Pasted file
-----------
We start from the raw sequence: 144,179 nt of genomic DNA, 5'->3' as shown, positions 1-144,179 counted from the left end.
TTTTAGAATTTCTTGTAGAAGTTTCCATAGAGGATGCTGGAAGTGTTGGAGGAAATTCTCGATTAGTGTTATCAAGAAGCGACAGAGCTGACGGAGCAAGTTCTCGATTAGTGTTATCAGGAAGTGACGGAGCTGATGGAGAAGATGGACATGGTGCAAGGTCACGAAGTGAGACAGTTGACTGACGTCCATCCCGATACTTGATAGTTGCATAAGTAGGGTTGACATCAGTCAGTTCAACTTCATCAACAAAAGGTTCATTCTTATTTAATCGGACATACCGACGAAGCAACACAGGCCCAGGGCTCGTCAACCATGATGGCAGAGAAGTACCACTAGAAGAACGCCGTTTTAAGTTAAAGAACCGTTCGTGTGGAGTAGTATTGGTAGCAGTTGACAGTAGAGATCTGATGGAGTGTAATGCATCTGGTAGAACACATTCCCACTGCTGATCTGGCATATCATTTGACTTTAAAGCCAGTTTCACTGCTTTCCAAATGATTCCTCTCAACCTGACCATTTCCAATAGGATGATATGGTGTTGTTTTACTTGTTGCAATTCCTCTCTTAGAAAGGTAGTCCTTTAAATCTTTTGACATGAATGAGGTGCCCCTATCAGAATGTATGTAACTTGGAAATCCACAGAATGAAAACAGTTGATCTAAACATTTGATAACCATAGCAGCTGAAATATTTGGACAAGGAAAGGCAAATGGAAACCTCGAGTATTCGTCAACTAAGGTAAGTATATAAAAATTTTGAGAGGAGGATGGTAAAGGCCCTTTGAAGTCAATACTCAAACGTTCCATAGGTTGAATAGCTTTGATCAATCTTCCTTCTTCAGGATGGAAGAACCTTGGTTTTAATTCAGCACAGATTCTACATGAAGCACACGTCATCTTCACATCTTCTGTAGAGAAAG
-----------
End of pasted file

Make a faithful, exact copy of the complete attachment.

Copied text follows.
We start from the raw sequence: 144,179 nt of genomic DNA, 5'->3' as shown, positions 1-144,179 counted from the left end.
TTTTAGAATTTCTTGTAGAAGTTTCCATAGAGGATGCTGGAAGTGTTGGAGGAAATTCTCGATTAGTGTTATCAAGAAGCGACAGAGCTGACGGAGCAAGTTCTCGATTAGTGTTATCAGGAAGTGACGGAGCTGATGGAGAAGATGGACATGGTGCAAGGTCACGAAGTGAGACAGTTGACTGACGTCCATCCCGATACTTGATAGTTGCATAAGTAGGGTTGACATCAGTCAGTTCAACTTCATCAACAAAAGGTTCATTCTTATTTAATCGGACATACCGACGAAGCAACACAGGCCCAGGGCTCGTCAACCATGATGGCAGAGAAGTACCACTAGAAGAACGCCGTTTTAAGTTAAAGAACCGTTCGTGTGGAGTAGTATTGGTAGCAGTTGACAGTAGAGATCTGATGGAGTGTAATGCATCTGGTAGAACACATTCCCACTGCTGATCTGGCATATCATTTGACTTTAAAGCCAGTTTCACTGCTTTCCAAATGATTCCTCTCAACCTGACCATTTCCAATAGGATGATATGGTGTTGTTTTACTTGTTGCAATTCCTCTCTTAGAAAGGTAGTCCTTTAAATCTTTTGACATGAATGAGGTGCCCCTATCAGAATGTATGTAACTTGGAAATCCACAGAATGAAAACAGTTGATCTAAACATTTGATAACCATAGCAGCTGAAATATTTGGACAAGGAAAGGCAAATGGAAACCTCGAGTATTCGTCAACTAAGGTAAGTATATAAAAATTTTGAGAGGAGGATGGTAAAGGCCCTTTGAAGTCAATACTCAAACGTTCCATAGGTTGAATAGCTTTGATCAATCTTCCTTCTTCAGGATGGAAGAACCTTGGTTTTAATTCAGCACAGATTCTACATGAAGCACACGTCATCTTCACATCTTCTGTAGAGAAAG